The Form of Politics. Aristotle and Plato on Friendship
A study of Aristotle’s and Plato’s interpretations of friendship and their significance for political life.
For statesmen, friendship is the lingua franca of politics. Considering the connections between personal and political friendship, John von Heyking’s The Form of Politics interprets the texts of Plato and Aristotle and emphasizes the role that friendship has in enduring philosophical and contemporary political contexts.
Beginning with a discussion on virtue-friendship, described by Aristotle and Plato as an agreement on what qualifies as the pursuit of good, The Form of Politics demonstrates that virtue and political friendship form a paradoxical relationship in which political friendships need to be nourished by virtue-friendships that transcend the moral and intellectual horizons of the political society. Von Heyking then examines Aristotle’s ethical and political writings - which are set within the boundaries of political life - and Plato’s dialogues on friendship in Lysis and the Laws, which characterize political friendship as festivity. Ultimately, arguing that friendship is the high point of a virtuous political life, von Heyking presents a fresh interpretation of Aristotle and Plato’s political thought, and a new take on the most essential goals in politics.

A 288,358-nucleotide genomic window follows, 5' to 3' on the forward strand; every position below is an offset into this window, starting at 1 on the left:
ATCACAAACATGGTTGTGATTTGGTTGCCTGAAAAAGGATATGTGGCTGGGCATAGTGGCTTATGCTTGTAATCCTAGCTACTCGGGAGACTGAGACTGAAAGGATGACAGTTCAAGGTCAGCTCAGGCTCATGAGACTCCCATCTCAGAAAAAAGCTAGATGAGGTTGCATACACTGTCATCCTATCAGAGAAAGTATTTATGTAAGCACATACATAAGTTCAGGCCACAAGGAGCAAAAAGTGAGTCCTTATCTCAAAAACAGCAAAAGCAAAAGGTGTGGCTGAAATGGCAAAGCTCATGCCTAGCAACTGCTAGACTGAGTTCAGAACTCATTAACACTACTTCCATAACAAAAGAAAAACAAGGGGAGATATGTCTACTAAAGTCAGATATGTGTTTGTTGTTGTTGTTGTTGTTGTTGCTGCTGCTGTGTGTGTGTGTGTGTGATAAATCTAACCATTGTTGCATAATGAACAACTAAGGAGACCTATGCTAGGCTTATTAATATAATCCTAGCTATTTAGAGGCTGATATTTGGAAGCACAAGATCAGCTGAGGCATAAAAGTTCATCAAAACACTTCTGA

Inviting reassessment of the relationship between friendship and politics by returning to the origins of Western philosophy, The Form of Politics is a lucid work on the foundations of political cooperation.